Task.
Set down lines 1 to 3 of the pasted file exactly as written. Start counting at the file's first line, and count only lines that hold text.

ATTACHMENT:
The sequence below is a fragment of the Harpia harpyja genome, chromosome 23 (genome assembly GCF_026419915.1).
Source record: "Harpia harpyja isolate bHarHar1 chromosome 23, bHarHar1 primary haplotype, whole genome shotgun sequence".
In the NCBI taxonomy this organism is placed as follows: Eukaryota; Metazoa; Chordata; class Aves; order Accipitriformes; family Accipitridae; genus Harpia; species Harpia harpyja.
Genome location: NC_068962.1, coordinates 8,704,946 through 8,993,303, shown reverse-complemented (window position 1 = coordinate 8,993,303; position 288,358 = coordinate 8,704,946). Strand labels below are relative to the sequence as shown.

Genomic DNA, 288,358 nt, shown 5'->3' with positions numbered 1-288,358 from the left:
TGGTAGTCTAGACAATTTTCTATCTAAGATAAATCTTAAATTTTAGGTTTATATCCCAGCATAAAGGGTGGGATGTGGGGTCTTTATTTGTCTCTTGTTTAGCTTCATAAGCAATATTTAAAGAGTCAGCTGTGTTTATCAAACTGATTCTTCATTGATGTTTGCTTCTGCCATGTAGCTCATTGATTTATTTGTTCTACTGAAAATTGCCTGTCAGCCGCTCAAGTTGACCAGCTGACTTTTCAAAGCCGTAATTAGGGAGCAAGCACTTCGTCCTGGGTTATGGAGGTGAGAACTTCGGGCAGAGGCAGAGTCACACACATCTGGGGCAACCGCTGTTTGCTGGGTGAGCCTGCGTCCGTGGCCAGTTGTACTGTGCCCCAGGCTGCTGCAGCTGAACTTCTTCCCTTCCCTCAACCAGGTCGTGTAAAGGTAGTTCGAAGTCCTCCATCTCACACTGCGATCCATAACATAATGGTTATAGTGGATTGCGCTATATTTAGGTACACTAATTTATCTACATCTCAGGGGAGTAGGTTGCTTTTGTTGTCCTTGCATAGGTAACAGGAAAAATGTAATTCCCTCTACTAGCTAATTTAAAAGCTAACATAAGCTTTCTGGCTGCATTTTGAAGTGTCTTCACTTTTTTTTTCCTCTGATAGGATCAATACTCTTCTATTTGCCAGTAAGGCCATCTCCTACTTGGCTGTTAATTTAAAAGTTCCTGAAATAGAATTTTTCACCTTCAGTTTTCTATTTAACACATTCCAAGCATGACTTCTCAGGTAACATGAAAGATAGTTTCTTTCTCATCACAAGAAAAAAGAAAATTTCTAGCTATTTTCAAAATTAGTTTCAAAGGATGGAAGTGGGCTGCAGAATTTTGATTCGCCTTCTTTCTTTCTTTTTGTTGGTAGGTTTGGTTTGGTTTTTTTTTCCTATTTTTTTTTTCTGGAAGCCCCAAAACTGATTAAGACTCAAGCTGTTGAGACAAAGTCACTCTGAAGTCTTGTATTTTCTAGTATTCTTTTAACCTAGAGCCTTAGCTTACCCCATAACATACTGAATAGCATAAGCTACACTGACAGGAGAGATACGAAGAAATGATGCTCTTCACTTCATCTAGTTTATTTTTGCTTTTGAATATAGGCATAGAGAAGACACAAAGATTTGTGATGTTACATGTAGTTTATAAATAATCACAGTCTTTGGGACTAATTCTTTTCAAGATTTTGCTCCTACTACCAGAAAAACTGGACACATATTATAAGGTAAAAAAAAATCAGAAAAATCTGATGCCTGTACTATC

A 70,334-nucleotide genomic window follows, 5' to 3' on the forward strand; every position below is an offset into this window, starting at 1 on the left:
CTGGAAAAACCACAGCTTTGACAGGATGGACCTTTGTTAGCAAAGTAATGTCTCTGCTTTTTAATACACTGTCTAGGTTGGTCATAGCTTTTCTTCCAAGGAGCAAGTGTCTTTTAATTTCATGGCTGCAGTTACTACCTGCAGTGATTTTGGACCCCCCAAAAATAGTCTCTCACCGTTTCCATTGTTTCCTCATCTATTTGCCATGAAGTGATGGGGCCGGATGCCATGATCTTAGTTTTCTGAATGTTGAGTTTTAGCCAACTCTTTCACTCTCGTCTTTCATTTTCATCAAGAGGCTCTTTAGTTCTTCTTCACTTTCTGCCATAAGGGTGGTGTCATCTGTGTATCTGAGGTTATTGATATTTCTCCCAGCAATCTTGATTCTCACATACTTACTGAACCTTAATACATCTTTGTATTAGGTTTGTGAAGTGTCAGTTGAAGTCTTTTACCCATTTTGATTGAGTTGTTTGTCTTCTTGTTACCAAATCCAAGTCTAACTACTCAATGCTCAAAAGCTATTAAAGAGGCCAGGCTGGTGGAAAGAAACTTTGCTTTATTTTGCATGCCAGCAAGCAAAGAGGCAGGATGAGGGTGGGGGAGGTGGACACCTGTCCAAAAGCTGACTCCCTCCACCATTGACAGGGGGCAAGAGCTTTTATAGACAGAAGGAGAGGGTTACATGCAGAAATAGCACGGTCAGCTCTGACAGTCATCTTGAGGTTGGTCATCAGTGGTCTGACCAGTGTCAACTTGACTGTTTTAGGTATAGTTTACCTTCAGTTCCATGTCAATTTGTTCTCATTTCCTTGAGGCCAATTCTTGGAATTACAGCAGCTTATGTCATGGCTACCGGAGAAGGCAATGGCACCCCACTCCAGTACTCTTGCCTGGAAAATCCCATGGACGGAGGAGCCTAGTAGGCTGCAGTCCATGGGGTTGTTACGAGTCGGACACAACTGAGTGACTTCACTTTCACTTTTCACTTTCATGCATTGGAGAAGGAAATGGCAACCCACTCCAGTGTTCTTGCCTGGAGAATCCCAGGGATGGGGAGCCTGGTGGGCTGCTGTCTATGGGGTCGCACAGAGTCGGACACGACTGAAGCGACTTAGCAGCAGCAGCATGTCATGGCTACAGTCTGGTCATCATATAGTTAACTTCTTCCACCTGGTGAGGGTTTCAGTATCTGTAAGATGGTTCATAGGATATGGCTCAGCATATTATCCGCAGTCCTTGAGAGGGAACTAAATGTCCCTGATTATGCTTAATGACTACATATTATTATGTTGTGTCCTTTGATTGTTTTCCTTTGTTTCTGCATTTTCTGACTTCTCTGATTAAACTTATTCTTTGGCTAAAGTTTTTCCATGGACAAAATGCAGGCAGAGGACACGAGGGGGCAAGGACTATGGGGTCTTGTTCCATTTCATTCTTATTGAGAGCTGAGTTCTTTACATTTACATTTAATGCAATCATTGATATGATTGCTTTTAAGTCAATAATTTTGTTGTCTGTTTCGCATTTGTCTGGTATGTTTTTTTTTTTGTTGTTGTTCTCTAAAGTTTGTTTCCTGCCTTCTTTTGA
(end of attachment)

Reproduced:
The sequence below is a fragment of the Harpia harpyja genome, chromosome 23 (genome assembly GCF_026419915.1).
Source record: "Harpia harpyja isolate bHarHar1 chromosome 23, bHarHar1 primary haplotype, whole genome shotgun sequence".
In the NCBI taxonomy this organism is placed as follows: Eukaryota; Metazoa; Chordata; class Aves; order Accipitriformes; family Accipitridae; genus Harpia; species Harpia harpyja.